Hermione Cronje. Picture: GCIS/NTSWE MOKOENA
Hermione Cronje. Picture: GCIS/NTSWE MOKOENA

It has taken a lot longer than anticipated for the National Prosecuting Authority’s (NPA’s) investigative directorate to develop the capability to deal with complex, serious and high-level corruption cases, its head, Hermione Cronje, said in parliament on Wednesday.

There has been mounting concern over the long delay in bringing to court those implicated in the looting of the state on a huge scale over many years. The directorate was set up in April 2019 with a five-year lifespan with the specific purpose of dealing with high-level corruption cases.

MPs were concerned that no cases have yet been brought before the courts. DA justice spokesperson Glynnis Breytenbach was also concerned about the limited five-year lifespan of the investigative directorate and its ability to handle corruption cases within this time.

Cronje told MPs's justice and correctional services committee that critical issues needed to be solved first, such as building the directorate’s cyber capability and data analytics capacity in order to establish evidence.

“There are no quick fixes, no short cuts,” Cronje said.

She appeared before the committee with national director of public prosecutions Shamila Batohi, who said that even well-resourced and sophisticated jurisdictions abroad took 5-9 years to bring about very complex corruption cases.

Batohi said there was so much corruption across the government including at municipal level and in state-owned enterprises that it was necessary to prioritise.

“We are developing criteria so that we are able to manage this huge workload in terms of corruption,” Batohi said.

Cronje was keenly aware of the nation’s high expectation of results of the directorate but cautioned that there was lot of preparatory work that had to be done first and that just jumping in would be foolish.

The directorate had spent the first six months cherry-picking a few cases to bring them to court to make an impact but had concluded that this was not a feasible approach as it was necessary to have a legally sustainable case.

“It is taking a lot longer than I anticipated,” she said. “We have had to recognise that unless we solve a couple of critical issues we are not going to make progress.”

Cronje said there was no smoking gun in high-level corruption involving politicians and businesspeople. The evidence was found in electronic and cellphone communications and offshore bank transfers that required a cyber capability the directorate did not have, but has started to acquire.

The legal framework for dealing with this data also made things difficult. Data analytics capacity to analyse reams of bank data was also not available. Months had been spent on seconding the required capacity from other state agencies.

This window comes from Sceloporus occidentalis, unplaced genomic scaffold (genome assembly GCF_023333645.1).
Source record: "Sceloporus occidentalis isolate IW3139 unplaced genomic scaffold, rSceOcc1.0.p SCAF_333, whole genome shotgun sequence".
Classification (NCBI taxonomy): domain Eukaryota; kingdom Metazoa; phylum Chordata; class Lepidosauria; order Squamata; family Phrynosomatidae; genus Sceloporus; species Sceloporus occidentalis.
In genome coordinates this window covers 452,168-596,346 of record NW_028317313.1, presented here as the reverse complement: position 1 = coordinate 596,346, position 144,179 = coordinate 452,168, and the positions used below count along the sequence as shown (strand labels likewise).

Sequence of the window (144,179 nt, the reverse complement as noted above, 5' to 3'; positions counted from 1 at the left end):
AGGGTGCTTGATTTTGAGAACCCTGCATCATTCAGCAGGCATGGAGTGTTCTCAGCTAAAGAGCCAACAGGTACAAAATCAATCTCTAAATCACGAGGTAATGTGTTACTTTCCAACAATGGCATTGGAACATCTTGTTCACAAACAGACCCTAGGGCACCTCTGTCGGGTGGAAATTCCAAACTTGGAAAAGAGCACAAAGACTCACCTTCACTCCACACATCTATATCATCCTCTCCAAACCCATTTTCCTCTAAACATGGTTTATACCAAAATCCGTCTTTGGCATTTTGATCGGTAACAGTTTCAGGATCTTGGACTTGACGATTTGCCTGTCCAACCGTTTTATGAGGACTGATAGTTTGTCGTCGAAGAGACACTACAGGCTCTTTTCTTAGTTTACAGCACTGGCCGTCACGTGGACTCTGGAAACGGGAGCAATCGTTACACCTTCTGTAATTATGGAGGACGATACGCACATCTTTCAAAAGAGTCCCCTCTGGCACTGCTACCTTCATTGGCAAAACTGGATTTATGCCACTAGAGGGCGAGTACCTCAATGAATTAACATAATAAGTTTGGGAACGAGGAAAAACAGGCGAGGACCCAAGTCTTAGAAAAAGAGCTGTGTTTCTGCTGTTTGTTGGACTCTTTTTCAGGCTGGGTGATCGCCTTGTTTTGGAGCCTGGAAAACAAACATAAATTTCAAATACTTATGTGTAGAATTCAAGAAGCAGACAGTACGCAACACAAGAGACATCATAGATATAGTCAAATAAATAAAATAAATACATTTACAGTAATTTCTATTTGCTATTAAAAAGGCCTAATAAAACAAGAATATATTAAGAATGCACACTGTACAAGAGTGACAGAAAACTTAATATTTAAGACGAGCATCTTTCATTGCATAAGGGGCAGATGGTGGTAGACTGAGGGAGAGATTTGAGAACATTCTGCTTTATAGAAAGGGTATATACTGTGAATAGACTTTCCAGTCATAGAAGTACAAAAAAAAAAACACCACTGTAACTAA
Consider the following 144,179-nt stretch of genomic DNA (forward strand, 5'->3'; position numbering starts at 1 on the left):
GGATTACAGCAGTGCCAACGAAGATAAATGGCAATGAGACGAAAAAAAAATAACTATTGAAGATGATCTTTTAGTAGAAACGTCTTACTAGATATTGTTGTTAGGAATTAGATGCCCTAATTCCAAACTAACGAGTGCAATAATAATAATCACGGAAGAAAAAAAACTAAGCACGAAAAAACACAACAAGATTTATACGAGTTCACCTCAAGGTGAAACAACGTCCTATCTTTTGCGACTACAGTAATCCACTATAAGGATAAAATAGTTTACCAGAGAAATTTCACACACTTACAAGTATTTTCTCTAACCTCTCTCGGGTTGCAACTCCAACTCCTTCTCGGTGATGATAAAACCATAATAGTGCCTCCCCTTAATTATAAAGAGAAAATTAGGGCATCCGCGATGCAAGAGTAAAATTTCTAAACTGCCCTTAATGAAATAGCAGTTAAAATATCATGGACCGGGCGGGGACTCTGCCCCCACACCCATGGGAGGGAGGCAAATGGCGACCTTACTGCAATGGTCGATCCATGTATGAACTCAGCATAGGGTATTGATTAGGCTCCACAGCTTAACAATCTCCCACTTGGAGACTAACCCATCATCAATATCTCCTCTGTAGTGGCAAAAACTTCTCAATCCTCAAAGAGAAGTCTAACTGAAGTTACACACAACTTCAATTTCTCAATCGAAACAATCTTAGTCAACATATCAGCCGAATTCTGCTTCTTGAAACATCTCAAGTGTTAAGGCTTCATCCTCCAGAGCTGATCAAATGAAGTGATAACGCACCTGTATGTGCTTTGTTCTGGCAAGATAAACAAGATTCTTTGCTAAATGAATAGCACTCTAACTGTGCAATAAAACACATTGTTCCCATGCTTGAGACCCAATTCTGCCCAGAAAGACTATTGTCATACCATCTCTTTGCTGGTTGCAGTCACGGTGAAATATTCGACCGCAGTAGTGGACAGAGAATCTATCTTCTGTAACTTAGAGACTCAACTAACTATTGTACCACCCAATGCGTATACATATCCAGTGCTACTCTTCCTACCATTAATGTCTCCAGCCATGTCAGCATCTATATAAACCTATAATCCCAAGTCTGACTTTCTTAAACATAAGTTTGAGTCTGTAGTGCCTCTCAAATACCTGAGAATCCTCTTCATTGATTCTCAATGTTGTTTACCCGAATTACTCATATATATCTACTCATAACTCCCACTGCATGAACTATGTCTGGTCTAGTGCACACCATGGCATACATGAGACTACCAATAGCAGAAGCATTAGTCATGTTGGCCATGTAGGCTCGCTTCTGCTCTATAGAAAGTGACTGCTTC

She said that there were numerous forensic investigations into corruption by other institutions and the directorate had to ensure that the evidence produced was watertight. International co-operation was also vital as the corruption suspects, much of the proceeds of the crimes and a lot of the evidence were abroad. Integrity challenges had also hamstrung the organisation.

Batohi said when she took office a year ago, the NPA suffered from a crisis in leadership, serious budgetary problems, high levels of vacancy and low morale, and the nine months to December were spent dealing with those issues. The appointment of deputy directors of national public prosecutions would happen very soon.

“Even though it is grinding, the wheels are turning,” she said. “Things are moving in the right direction.”

Batohi said people were keen to see prosecutions of corruption cases, but to do that required that the state institutions that were seriously damaged over many years be rebuilt. The past year had been dedicated to strengthening the NPA and focusing on integrity.

Technology modernisation and an office of complaints and ethics was planned. The NPA has 4,292 employees, 1,351 vacancies and has advertised 921 posts.

Batohi noted that 75 corruption cases involving more than R7bn had achieved a level of success.

The investigative directorate has been allocated R372m for the next three years. The NPA as a whole was allocated R1.2bn over this period with R369m for 2020/2021, R412.7m for 2021/2022 and R444.3m for 2022/2023. Batohi said this allocation had boosted staff morale in the NPA.



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